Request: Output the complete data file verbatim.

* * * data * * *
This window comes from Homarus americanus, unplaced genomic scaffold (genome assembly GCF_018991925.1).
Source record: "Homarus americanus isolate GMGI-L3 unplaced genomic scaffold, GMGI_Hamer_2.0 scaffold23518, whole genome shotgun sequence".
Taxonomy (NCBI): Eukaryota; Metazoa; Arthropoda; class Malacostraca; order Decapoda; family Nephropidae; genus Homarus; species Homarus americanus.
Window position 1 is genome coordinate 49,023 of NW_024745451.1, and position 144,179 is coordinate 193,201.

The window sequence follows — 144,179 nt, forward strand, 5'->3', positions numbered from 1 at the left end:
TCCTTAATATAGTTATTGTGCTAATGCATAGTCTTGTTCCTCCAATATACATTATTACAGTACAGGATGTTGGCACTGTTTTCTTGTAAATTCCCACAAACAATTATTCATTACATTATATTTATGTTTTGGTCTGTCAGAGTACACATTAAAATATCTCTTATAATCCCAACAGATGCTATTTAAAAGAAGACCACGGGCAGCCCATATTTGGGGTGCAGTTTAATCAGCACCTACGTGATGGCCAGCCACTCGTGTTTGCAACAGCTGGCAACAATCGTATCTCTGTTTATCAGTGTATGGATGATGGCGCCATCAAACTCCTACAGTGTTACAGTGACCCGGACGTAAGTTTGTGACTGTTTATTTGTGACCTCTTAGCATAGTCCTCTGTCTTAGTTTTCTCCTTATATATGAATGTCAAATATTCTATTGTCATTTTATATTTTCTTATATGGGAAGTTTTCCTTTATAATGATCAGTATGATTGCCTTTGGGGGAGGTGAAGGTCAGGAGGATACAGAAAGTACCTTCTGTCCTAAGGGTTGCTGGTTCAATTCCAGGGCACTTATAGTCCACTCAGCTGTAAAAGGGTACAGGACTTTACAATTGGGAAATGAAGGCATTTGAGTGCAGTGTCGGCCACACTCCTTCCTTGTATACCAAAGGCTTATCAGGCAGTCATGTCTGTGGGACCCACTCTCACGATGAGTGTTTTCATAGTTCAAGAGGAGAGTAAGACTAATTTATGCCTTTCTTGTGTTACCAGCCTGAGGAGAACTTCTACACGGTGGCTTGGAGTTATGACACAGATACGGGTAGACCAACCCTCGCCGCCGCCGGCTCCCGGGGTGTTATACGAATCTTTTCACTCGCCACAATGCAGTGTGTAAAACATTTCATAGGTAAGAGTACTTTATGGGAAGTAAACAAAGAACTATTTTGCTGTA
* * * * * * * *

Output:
This window comes from Homarus americanus, unplaced genomic scaffold (genome assembly GCF_018991925.1).
Source record: "Homarus americanus isolate GMGI-L3 unplaced genomic scaffold, GMGI_Hamer_2.0 scaffold23518, whole genome shotgun sequence".
Taxonomy (NCBI): Eukaryota; Metazoa; Arthropoda; class Malacostraca; order Decapoda; family Nephropidae; genus Homarus; species Homarus americanus.
Window position 1 is genome coordinate 49,023 of NW_024745451.1, and position 144,179 is coordinate 193,201.

The window sequence follows — 144,179 nt, forward strand, 5'->3', positions numbered from 1 at the left end:
TCCTTAATATAGTTATTGTGCTAATGCATAGTCTTGTTCCTCCAATATACATTATTACAGTACAGGATGTTGGCACTGTTTTCTTGTAAATTCCCACAAACAATTATTCATTACATTATATTTATGTTTTGGTCTGTCAGAGTACACATTAAAATATCTCTTATAATCCCAACAGATGCTATTTAAAAGAAGACCACGGGCAGCCCATATTTGGGGTGCAGTTTAATCAGCACCTACGTGATGGCCAGCCACTCGTGTTTGCAACAGCTGGCAACAATCGTATCTCTGTTTATCAGTGTATGGATGATGGCGCCATCAAACTCCTACAGTGTTACAGTGACCCGGACGTAAGTTTGTGACTGTTTATTTGTGACCTCTTAGCATAGTCCTCTGTCTTAGTTTTCTCCTTATATATGAATGTCAAATATTCTATTGTCATTTTATATTTTCTTATATGGGAAGTTTTCCTTTATAATGATCAGTATGATTGCCTTTGGGGGAGGTGAAGGTCAGGAGGATACAGAAAGTACCTTCTGTCCTAAGGGTTGCTGGTTCAATTCCAGGGCACTTATAGTCCACTCAGCTGTAAAAGGGTACAGGACTTTACAATTGGGAAATGAAGGCATTTGAGTGCAGTGTCGGCCACACTCCTTCCTTGTATACCAAAGGCTTATCAGGCAGTCATGTCTGTGGGACCCACTCTCACGATGAGTGTTTTCATAGTTCAAGAGGAGAGTAAGACTAATTTATGCCTTTCTTGTGTTACCAGCCTGAGGAGAACTTCTACACGGTGGCTTGGAGTTATGACACAGATACGGGTAGACCAACCCTCGCCGCCGCCGGCTCCCGGGGTGTTATACGAATCTTTTCACTCGCCACAATGCAGTGTGTAAAACATTTCATAGGTAAGAGTACTTTATGGGAAGTAAACAAAGAACTATTTTGCTGTA